How did we get to this point?

There was a dialogue about food and hunger yesterday. A sobering dialogue. A maddening dialogue. A dialogue which kept circling back to inequities that exist on the planet.

There’s two facts from the UN Food and Agriculture Organization that are troubling because they BOTH exist on this planet:

1. 805 million people are chronically undernourished on the planet
2. An estimated one-third of all food in the world is throw away (though FAO also admits this number is hard to estimate).

Not that the one-third of the wasted food can be easily delivered to the 805 million people who are under-nourished, but if we could: THERE WOULD NO WORLD HUNGER.

I was caught up in that startling reality that there’s enough food on the planet for everyone yet nearly a billion of people who need it, can’t get it,and didn’t listen as closely as I probably should have. I was maddened, at myself, at people in the room talking about it at a catered discussion while those 805 million suffer today, at everyone except those 805 million.   I had no idea one-third of food is wasted (I trust FAO’s facts).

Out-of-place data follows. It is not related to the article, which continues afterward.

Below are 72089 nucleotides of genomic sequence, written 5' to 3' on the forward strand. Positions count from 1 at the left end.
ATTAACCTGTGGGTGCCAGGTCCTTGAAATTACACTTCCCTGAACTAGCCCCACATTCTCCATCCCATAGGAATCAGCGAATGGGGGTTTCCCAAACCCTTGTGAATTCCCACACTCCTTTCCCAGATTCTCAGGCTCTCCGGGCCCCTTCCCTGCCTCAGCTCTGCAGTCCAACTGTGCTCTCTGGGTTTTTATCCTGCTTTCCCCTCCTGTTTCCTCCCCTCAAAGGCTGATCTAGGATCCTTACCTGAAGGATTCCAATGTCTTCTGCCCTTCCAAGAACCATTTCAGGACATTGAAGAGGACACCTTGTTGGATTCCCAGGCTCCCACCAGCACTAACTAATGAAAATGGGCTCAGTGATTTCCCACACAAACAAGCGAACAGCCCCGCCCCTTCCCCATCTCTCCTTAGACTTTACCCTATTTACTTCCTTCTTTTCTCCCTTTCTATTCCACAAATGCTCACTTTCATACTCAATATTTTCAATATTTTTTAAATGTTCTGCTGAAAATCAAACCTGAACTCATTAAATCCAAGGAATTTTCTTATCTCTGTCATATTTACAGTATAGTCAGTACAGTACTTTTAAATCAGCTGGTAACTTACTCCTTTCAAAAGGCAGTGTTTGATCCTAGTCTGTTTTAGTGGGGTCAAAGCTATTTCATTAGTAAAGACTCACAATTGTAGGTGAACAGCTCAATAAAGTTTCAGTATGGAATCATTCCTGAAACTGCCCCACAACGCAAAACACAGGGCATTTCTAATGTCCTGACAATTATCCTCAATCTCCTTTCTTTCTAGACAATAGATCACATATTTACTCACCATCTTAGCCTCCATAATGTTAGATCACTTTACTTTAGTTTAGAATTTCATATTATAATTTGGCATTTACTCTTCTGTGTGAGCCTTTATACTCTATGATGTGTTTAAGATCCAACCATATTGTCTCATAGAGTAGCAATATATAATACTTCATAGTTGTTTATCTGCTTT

I realize the issue is complex — the discussion was all about those complexities — but when it comes down to it, it feels like a lack of will, a lack of empathy, a lack of drive to fix it.

Let’s say if I waste X-amount of food in a given week, why am I not more conscietious about how much I’m buying? If I buy $50 in food but waste $10 of it, how does “the system” get their hands on that $10 before I spend it, I buy the food I only will actually eat, and that $10 goes to alleviate hunger somehow.

How do we figure this out……

-Brett

 

One Response to How did we get to this point?

  1. There is an interesting book called The Last Hunger Season. It talks about the organization One Acre Fund. It was a really interesting read about the problems with the markets in Kenya that seem to be keeping poor farmers poor. Check it out!

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